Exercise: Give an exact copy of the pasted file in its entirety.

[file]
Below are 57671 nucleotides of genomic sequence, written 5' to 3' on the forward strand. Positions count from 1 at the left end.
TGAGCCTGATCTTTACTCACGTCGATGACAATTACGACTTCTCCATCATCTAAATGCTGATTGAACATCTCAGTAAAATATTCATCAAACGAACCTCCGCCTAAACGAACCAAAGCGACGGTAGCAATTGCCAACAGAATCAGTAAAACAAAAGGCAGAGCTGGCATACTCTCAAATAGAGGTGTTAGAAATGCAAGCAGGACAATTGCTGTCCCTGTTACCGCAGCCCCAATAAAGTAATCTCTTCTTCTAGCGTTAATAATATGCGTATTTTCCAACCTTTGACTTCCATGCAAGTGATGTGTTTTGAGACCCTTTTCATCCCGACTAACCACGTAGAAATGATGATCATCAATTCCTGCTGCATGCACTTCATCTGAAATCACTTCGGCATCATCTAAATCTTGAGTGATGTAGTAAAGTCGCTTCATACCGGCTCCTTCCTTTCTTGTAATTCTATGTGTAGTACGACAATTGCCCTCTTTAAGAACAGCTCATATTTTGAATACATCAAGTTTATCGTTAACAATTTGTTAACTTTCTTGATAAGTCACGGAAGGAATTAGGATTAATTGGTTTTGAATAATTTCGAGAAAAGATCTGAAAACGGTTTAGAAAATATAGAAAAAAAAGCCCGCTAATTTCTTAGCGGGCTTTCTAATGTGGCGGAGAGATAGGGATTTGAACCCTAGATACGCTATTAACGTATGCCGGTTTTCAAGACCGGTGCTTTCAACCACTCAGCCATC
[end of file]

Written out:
Below are 57671 nucleotides of genomic sequence, written 5' to 3' on the forward strand. Positions count from 1 at the left end.
TGAGCCTGATCTTTACTCACGTCGATGACAATTACGACTTCTCCATCATCTAAATGCTGATTGAACATCTCAGTAAAATATTCATCAAACGAACCTCCGCCTAAACGAACCAAAGCGACGGTAGCAATTGCCAACAGAATCAGTAAAACAAAAGGCAGAGCTGGCATACTCTCAAATAGAGGTGTTAGAAATGCAAGCAGGACAATTGCTGTCCCTGTTACCGCAGCCCCAATAAAGTAATCTCTTCTTCTAGCGTTAATAATATGCGTATTTTCCAACCTTTGACTTCCATGCAAGTGATGTGTTTTGAGACCCTTTTCATCCCGACTAACCACGTAGAAATGATGATCATCAATTCCTGCTGCATGCACTTCATCTGAAATCACTTCGGCATCATCTAAATCTTGAGTGATGTAGTAAAGTCGCTTCATACCGGCTCCTTCCTTTCTTGTAATTCTATGTGTAGTACGACAATTGCCCTCTTTAAGAACAGCTCATATTTTGAATACATCAAGTTTATCGTTAACAATTTGTTAACTTTCTTGATAAGTCACGGAAGGAATTAGGATTAATTGGTTTTGAATAATTTCGAGAAAAGATCTGAAAACGGTTTAGAAAATATAGAAAAAAAAGCCCGCTAATTTCTTAGCGGGCTTTCTAATGTGGCGGAGAGATAGGGATTTGAACCCTAGATACGCTATTAACGTATGCCGGTTTTCAAGACCGGTGCTTTCAACCACTCAGCCATC